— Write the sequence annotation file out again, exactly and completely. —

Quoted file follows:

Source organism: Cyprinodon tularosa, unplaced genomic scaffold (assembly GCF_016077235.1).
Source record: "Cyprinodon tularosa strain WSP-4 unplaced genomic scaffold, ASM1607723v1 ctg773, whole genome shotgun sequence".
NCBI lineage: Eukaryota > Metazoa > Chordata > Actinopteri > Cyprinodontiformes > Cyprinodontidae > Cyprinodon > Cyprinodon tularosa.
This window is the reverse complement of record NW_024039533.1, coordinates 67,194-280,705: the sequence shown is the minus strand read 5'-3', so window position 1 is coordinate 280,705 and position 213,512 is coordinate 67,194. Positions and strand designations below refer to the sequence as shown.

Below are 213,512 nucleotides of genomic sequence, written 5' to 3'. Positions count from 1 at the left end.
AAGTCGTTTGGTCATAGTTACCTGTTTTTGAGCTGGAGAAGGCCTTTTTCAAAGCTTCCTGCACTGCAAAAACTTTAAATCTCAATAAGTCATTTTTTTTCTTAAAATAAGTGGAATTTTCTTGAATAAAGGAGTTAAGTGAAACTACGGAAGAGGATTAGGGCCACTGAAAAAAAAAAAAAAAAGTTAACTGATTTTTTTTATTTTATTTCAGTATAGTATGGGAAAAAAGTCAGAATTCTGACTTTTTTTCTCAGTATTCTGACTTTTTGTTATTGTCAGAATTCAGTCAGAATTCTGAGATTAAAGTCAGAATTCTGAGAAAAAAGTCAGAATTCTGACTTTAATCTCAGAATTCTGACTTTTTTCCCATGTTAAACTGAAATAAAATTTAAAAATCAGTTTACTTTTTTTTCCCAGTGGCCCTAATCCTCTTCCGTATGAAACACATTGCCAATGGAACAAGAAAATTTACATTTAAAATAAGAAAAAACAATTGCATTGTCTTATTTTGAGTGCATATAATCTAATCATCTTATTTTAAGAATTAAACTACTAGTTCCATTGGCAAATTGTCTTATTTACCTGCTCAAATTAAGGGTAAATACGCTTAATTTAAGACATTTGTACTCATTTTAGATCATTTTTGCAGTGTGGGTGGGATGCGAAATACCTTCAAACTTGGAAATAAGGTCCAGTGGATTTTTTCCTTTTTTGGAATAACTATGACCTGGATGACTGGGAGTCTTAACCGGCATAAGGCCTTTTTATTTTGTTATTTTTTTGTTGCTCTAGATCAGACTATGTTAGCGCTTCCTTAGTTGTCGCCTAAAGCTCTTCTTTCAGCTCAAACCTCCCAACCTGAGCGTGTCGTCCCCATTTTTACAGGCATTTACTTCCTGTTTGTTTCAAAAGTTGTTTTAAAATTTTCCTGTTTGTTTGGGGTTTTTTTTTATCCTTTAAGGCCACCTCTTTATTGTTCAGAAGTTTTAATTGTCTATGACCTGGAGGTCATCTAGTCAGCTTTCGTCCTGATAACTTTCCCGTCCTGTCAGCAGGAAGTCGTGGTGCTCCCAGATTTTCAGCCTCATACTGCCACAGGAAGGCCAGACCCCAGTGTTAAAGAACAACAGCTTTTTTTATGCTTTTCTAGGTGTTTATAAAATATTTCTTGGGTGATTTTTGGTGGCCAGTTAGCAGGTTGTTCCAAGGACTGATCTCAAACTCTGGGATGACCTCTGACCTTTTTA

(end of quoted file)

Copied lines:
Source organism: Cyprinodon tularosa, unplaced genomic scaffold (assembly GCF_016077235.1).
Source record: "Cyprinodon tularosa strain WSP-4 unplaced genomic scaffold, ASM1607723v1 ctg773, whole genome shotgun sequence".
NCBI lineage: Eukaryota > Metazoa > Chordata > Actinopteri > Cyprinodontiformes > Cyprinodontidae > Cyprinodon > Cyprinodon tularosa.
This window is the reverse complement of record NW_024039533.1, coordinates 67,194-280,705: the sequence shown is the minus strand read 5'-3', so window position 1 is coordinate 280,705 and position 213,512 is coordinate 67,194. Positions and strand designations below refer to the sequence as shown.

Below are 213,512 nucleotides of genomic sequence, written 5' to 3'. Positions count from 1 at the left end.
AAGTCGTTTGGTCATAGTTACCTGTTTTTGAGCTGGAGAAGGCCTTTTTCAAAGCTTCCTGCACTGCAAAAACTTTAAATCTCAATAAGTCATTTTTTTTCTTAAAATAAGTGGAATTTTCTTGAATAAAGGAGTTAAGTGAAACTACGGAAGAGGATTAGGGCCACTGAAAAAAAAAAAAAAAAGTTAACTGATTTTTTTTATTTTATTTCAGTATAGTATGGGAAAAAAGTCAGAATTCTGACTTTTTTTCTCAGTATTCTGACTTTTTGTTATTGTCAGAATTCAGTCAGAATTCTGAGATTAAAGTCAGAATTCTGAGAAAAAAGTCAGAATTCTGACTTTAATCTCAGAATTCTGACTTTTTTCCCATGTTAAACTGAAATAAAATTTAAAAATCAGTTTACTTTTTTTTCCCAGTGGCCCTAATCCTCTTCCGTATGAAACACATTGCCAATGGAACAAGAAAATTTACATTTAAAATAAGAAAAAACAATTGCATTGTCTTATTTTGAGTGCATATAATCTAATCATCTTATTTTAAGAATTAAACTACTAGTTCCATTGGCAAATTGTCTTATTTACCTGCTCAAATTAAGGGTAAATACGCTTAATTTAAGACATTTGTACTCATTTTAGATCATTTTTGCAGTGTGGGTGGGATGCGAAATACCTTCAAACTTGGAAATAAGGTCCAGTGGATTTTTTCCTTTTTTGGAATAACTATGACCTGGATGACTGGGAGTCTTAACCGGCATAAGGCCTTTTTATTTTGTTATTTTTTTGTTGCTCTAGATCAGACTATGTTAGCGCTTCCTTAGTTGTCGCCTAAAGCTCTTCTTTCAGCTCAAACCTCCCAACCTGAGCGTGTCGTCCCCATTTTTACAGGCATTTACTTCCTGTTTGTTTCAAAAGTTGTTTTAAAATTTTCCTGTTTGTTTGGGGTTTTTTTTTATCCTTTAAGGCCACCTCTTTATTGTTCAGAAGTTTTAATTGTCTATGACCTGGAGGTCATCTAGTCAGCTTTCGTCCTGATAACTTTCCCGTCCTGTCAGCAGGAAGTCGTGGTGCTCCCAGATTTTCAGCCTCATACTGCCACAGGAAGGCCAGACCCCAGTGTTAAAGAACAACAGCTTTTTTTATGCTTTTCTAGGTGTTTATAAAATATTTCTTGGGTGATTTTTGGTGGCCAGTTAGCAGGTTGTTCCAAGGACTGATCTCAAACTCTGGGATGACCTCTGACCTTTTTA